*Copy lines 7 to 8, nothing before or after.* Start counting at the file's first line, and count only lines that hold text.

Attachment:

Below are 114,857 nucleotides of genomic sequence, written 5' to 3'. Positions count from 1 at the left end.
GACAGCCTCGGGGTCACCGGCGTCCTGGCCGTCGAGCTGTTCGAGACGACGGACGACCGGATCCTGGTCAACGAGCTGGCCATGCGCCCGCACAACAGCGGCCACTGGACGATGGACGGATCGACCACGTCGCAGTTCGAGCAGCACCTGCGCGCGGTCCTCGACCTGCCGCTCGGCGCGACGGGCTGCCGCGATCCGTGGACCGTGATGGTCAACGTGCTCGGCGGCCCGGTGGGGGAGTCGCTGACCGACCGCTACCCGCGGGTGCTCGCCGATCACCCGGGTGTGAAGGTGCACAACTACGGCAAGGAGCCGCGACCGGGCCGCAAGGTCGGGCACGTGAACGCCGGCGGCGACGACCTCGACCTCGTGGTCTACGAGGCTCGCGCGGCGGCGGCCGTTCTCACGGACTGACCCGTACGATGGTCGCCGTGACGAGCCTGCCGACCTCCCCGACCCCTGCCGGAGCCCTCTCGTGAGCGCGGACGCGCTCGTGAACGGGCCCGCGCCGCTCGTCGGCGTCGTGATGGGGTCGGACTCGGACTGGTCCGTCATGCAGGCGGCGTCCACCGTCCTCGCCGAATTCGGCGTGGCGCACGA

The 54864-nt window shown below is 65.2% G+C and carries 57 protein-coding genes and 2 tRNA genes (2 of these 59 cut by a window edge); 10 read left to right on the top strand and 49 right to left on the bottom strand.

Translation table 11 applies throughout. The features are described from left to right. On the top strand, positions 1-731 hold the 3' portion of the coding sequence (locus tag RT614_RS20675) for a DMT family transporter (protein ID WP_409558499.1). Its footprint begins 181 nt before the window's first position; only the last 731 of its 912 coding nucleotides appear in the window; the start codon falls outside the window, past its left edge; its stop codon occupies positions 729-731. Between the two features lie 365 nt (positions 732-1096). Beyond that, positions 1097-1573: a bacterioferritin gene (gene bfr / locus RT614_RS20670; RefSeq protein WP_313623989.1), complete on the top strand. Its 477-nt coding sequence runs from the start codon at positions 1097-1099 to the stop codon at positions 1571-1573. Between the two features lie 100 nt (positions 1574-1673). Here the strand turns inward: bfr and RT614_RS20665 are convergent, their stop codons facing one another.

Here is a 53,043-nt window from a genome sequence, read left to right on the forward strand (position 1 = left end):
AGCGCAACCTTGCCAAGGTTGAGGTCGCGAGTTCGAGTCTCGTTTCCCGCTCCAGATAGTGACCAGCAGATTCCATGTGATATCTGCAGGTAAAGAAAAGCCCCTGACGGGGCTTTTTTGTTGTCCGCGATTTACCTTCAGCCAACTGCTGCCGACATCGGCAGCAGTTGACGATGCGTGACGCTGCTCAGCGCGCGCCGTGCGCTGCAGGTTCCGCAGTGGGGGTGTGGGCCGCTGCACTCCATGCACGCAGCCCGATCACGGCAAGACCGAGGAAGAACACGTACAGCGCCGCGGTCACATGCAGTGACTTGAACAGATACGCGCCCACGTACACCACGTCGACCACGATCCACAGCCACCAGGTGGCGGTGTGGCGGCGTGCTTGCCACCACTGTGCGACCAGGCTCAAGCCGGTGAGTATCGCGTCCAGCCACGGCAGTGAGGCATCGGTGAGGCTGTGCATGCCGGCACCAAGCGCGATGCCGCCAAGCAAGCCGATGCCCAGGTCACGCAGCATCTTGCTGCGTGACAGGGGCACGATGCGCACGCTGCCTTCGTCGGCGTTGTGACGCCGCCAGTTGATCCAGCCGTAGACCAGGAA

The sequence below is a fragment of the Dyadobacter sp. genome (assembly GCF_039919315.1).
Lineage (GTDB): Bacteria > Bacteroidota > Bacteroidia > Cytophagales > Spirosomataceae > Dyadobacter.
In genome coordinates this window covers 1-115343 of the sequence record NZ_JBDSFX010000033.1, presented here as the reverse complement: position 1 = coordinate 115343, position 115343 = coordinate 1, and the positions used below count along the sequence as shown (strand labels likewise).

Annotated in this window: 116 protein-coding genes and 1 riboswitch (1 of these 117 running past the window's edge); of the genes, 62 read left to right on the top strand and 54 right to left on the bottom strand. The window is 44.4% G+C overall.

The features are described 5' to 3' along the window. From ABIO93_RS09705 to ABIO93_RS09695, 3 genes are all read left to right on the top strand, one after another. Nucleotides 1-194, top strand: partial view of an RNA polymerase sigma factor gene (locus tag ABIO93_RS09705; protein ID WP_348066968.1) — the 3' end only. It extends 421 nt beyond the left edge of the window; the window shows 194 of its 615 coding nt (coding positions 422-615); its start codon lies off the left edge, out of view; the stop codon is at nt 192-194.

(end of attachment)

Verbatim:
The sequence below is a fragment of the Dyadobacter sp. genome (assembly GCF_039919315.1).
Lineage (GTDB): Bacteria > Bacteroidota > Bacteroidia > Cytophagales > Spirosomataceae > Dyadobacter.